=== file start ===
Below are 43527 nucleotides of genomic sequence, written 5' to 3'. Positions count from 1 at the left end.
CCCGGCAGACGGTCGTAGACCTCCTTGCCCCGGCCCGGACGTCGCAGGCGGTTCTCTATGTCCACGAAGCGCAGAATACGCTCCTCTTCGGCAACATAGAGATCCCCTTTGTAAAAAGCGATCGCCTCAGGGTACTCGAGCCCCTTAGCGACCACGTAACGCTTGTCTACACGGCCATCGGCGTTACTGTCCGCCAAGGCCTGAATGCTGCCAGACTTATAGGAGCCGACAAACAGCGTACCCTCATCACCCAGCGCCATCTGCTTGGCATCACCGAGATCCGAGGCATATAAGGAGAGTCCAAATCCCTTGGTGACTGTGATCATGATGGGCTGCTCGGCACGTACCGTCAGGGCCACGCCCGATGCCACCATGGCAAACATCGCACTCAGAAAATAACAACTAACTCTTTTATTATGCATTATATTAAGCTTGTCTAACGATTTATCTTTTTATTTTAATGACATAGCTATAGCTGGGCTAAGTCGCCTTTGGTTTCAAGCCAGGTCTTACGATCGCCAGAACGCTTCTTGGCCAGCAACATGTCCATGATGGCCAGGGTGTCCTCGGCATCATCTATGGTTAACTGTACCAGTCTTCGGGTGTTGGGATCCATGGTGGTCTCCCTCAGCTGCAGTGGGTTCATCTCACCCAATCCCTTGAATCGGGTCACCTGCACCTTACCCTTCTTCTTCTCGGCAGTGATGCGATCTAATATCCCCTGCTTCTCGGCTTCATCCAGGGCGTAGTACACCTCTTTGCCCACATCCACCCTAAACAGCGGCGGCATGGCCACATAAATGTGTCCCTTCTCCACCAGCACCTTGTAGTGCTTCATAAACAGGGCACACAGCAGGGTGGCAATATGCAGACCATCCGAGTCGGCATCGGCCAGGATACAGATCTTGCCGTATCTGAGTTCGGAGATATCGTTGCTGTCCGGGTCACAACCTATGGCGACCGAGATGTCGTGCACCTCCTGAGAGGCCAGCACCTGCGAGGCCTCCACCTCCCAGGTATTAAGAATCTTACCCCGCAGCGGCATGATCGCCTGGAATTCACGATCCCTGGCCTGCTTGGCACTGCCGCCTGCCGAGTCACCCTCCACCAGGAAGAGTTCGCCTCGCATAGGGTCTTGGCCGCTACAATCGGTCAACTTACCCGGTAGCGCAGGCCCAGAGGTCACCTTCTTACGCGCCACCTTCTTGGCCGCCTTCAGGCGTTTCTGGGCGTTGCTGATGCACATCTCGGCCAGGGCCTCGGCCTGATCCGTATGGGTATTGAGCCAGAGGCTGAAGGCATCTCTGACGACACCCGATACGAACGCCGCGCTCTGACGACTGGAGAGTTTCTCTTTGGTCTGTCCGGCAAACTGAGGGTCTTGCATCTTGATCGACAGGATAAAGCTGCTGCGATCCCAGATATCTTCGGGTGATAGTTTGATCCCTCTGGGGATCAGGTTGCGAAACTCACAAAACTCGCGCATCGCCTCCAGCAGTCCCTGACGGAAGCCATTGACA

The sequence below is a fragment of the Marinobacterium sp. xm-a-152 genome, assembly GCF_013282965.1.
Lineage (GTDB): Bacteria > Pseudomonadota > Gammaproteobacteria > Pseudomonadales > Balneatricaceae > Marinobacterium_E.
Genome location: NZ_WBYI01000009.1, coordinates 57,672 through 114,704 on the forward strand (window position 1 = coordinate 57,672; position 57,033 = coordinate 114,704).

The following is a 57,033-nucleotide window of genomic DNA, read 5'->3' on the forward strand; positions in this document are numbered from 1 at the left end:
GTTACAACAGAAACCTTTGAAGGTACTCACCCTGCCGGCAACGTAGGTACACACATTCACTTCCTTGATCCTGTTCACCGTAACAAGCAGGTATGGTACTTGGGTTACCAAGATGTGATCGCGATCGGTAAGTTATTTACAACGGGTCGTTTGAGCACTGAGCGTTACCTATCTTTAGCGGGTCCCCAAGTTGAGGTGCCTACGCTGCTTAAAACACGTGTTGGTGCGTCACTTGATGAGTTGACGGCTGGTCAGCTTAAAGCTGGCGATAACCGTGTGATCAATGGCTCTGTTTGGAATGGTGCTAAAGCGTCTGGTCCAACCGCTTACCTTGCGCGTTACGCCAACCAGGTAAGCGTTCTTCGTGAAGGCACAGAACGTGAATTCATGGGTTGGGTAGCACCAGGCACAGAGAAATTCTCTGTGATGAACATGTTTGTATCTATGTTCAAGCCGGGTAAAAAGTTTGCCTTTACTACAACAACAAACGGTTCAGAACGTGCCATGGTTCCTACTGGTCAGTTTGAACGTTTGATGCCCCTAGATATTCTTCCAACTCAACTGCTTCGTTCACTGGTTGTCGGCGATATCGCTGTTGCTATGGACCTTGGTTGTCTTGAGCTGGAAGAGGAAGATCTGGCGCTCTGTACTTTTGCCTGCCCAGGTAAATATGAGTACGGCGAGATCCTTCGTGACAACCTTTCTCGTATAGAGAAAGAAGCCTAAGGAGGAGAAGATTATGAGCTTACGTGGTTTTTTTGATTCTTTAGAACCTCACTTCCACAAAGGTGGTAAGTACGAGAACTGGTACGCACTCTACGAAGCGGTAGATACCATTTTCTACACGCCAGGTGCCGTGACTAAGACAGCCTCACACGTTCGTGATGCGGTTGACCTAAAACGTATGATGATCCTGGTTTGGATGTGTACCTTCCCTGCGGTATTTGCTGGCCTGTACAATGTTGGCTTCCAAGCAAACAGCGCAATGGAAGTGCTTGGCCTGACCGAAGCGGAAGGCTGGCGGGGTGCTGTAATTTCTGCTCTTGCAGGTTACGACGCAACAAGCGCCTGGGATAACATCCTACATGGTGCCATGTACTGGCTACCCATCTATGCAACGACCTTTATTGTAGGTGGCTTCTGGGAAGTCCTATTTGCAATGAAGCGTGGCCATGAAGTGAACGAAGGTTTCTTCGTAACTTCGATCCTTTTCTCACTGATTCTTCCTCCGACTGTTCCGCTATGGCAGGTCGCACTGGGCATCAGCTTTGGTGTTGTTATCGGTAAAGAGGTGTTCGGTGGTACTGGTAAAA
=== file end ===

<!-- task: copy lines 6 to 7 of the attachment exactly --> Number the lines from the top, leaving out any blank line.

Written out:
The following is a 57,033-nucleotide window of genomic DNA, read 5'->3' on the forward strand; positions in this document are numbered from 1 at the left end:
GTTACAACAGAAACCTTTGAAGGTACTCACCCTGCCGGCAACGTAGGTACACACATTCACTTCCTTGATCCTGTTCACCGTAACAAGCAGGTATGGTACTTGGGTTACCAAGATGTGATCGCGATCGGTAAGTTATTTACAACGGGTCGTTTGAGCACTGAGCGTTACCTATCTTTAGCGGGTCCCCAAGTTGAGGTGCCTACGCTGCTTAAAACACGTGTTGGTGCGTCACTTGATGAGTTGACGGCTGGTCAGCTTAAAGCTGGCGATAACCGTGTGATCAATGGCTCTGTTTGGAATGGTGCTAAAGCGTCTGGTCCAACCGCTTACCTTGCGCGTTACGCCAACCAGGTAAGCGTTCTTCGTGAAGGCACAGAACGTGAATTCATGGGTTGGGTAGCACCAGGCACAGAGAAATTCTCTGTGATGAACATGTTTGTATCTATGTTCAAGCCGGGTAAAAAGTTTGCCTTTACTACAACAACAAACGGTTCAGAACGTGCCATGGTTCCTACTGGTCAGTTTGAACGTTTGATGCCCCTAGATATTCTTCCAACTCAACTGCTTCGTTCACTGGTTGTCGGCGATATCGCTGTTGCTATGGACCTTGGTTGTCTTGAGCTGGAAGAGGAAGATCTGGCGCTCTGTACTTTTGCCTGCCCAGGTAAATATGAGTACGGCGAGATCCTTCGTGACAACCTTTCTCGTATAGAGAAAGAAGCCTAAGGAGGAGAAGATTATGAGCTTACGTGGTTTTTTTGATTCTTTAGAACCTCACTTCCACAAAGGTGGTAAGTACGAGAACTGGTACGCACTCTACGAAGCGGTAGATACCATTTTCTACACGCCAGGTGCCGTGACTAAGACAGCCTCACACGTTCGTGATGCGGTTGACCTAAAACGTATGATGATCCTGGTTTGGATGTGTACCTTCCCTGCGGTATTTGCTGGCCTGTACAATGTTGGCTTCCAAGCAAACAGCGCAATGGAAGTGCTTGGCCTGACCGAAGCGGAAGGCTGGCGGGGTGCTGTAATTTCTGCTCTTGCAGGTTACGACGCAACAAGCGCCTGGGATAACATCCTACATGGTGCCATGTACTGGCTACCCATCTATGCAACGACCTTTATTGTAGGTGGCTTCTGGGAAGTCCTATTTGCAATGAAGCGTGGCCATGAAGTGAACGAAGGTTTCTTCGTAACTTCGATCCTTTTCTCACTGATTCTTCCTCCGACTGTTCCGCTATGGCAGGTCGCACTGGGCATCAGCTTTGGTGTTGTTATCGGTAAAGAGGTGTTCGGTGGTACTGGTAAAA